Knute rediscovered what the ancients knew about water. In 1967 by stumbling upon it, while making a Bowie knife for a project, while making his own steel. Since he rediscovered it, he got to name it. He first called it Rainbow Fuel, then later Hydroxy.

 


Yule Brown

Watch Knute talk here:

 

 

Quote 2:

 

The “P-7″ are the Prometheus 7: “A Team of tireless explorers. A team of honest, truth seeking men from several walks of life .

Their hearts were set on discovering the underlying nature of Water. Not just water as a liquid, or as a refreshing, replenishing, life giving substance.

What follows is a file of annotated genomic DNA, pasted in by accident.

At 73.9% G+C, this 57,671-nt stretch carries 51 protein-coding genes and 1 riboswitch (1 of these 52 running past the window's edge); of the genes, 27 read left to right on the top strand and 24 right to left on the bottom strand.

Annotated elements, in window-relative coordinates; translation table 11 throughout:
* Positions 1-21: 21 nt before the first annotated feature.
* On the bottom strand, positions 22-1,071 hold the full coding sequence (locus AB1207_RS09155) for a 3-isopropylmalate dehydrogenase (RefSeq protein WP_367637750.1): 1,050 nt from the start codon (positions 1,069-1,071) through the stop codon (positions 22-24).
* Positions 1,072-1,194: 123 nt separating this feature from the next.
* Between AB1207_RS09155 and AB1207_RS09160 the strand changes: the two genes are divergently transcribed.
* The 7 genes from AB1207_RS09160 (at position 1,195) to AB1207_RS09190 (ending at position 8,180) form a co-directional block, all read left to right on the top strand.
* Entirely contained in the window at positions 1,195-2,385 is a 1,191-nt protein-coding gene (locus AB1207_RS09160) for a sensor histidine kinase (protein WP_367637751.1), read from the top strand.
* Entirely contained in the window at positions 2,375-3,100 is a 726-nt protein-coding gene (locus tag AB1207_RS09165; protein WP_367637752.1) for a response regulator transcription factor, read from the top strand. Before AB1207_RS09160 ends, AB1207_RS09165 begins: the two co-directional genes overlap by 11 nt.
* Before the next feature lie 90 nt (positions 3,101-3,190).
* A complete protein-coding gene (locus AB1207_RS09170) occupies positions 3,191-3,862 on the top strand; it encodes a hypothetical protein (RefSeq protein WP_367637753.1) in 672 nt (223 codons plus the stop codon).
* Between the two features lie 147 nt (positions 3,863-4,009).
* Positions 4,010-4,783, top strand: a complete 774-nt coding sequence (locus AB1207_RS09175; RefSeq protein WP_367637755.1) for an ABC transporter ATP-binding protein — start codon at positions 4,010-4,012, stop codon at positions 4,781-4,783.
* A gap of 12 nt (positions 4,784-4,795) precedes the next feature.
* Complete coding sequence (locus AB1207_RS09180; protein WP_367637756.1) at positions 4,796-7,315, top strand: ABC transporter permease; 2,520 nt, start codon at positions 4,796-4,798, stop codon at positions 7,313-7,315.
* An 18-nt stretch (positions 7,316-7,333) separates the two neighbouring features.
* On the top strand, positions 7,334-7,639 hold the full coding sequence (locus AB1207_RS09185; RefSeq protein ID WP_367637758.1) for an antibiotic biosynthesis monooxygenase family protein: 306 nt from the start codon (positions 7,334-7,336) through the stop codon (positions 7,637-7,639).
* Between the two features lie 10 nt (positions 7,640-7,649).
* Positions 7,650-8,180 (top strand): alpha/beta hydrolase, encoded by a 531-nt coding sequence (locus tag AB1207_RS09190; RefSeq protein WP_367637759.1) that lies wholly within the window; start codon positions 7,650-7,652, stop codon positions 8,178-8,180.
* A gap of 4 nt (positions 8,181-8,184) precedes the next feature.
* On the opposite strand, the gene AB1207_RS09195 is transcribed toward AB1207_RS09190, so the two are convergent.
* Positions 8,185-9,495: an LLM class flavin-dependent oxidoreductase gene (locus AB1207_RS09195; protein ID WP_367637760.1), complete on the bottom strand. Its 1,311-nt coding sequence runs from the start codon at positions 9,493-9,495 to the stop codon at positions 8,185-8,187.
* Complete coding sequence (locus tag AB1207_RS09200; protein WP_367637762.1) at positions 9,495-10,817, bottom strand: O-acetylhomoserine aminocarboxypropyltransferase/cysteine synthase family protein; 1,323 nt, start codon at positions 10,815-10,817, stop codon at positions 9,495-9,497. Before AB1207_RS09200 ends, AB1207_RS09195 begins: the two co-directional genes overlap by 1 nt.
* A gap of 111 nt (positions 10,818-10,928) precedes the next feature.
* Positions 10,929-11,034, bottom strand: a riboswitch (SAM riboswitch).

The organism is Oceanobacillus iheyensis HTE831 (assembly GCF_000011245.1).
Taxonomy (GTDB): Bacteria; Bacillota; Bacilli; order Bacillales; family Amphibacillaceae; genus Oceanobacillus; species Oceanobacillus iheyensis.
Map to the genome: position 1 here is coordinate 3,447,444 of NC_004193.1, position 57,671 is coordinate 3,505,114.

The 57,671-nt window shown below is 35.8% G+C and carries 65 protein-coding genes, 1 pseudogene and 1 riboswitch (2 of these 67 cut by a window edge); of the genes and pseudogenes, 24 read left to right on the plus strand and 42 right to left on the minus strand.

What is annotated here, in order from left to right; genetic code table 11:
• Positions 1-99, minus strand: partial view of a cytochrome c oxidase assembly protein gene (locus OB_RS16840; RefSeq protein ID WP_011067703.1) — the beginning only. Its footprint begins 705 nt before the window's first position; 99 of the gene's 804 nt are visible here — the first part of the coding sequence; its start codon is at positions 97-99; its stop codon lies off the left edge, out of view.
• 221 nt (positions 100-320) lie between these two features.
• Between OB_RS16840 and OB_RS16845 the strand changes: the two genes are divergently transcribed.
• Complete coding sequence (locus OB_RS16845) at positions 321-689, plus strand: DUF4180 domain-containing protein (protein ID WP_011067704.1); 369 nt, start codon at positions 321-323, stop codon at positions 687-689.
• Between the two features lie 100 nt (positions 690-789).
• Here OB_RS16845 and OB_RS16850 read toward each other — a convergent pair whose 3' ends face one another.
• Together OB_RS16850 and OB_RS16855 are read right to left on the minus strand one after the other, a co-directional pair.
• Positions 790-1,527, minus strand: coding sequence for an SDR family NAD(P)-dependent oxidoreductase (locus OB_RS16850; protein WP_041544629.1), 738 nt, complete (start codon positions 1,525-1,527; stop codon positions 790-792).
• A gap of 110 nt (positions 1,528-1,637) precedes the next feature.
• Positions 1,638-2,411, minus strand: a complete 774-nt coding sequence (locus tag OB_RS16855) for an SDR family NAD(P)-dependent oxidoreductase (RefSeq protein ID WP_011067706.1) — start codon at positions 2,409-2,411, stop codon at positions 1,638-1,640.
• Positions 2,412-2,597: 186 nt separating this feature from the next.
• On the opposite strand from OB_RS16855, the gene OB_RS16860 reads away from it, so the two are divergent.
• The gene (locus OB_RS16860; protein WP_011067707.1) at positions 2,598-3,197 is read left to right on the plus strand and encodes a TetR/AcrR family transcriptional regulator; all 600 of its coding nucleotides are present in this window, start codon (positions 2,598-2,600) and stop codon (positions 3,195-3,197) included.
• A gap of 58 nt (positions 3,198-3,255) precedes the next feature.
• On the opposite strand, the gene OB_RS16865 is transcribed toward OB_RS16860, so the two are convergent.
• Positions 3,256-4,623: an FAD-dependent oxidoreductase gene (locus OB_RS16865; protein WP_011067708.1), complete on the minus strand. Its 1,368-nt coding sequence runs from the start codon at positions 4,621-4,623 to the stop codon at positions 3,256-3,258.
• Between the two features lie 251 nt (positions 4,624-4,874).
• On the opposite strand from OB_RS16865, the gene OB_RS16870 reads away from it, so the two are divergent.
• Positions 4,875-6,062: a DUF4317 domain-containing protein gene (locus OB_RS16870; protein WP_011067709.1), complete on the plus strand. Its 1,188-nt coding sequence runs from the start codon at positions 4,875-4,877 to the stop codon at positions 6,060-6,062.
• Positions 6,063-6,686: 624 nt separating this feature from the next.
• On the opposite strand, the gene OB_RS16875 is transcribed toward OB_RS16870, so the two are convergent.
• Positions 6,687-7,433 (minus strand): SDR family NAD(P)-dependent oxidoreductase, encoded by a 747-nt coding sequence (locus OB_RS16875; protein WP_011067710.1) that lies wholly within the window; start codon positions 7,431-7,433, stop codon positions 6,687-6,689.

Their discoveries were of an even more profound nature. For they had found inroads to the very power of our Sun’s heat, they had found the very essence of the hidden fire and electricity that water contains within itself.

They knew of Michael Faraday’s research into electrochemistry and electrolysis. That knowledge had led them to their consequent adaptations which as you will soon see – gave us, humanity, a clean, an efficient, and an abundant future.

They casually called themselves “The Prometheus Seven.”

They faced many forms of prejudice from others, and many obstacles while determining as much of this as yet, largely unexplored kingdom.

Their names were:

Professor Yull Brown – Hydroxy
TR Knudtson – Hydroxy, Rainbow Fuels 1967, development of the Hydroxy steel making process using electrolysis with power sourced from PV solar cells at 12 volts
John Bockris – Electrochemistry
Christopher Bird – Secret Life of Plants
Dr. James Smith – Pyrotechnics
Stanley Meyer – Water Powered Vehicles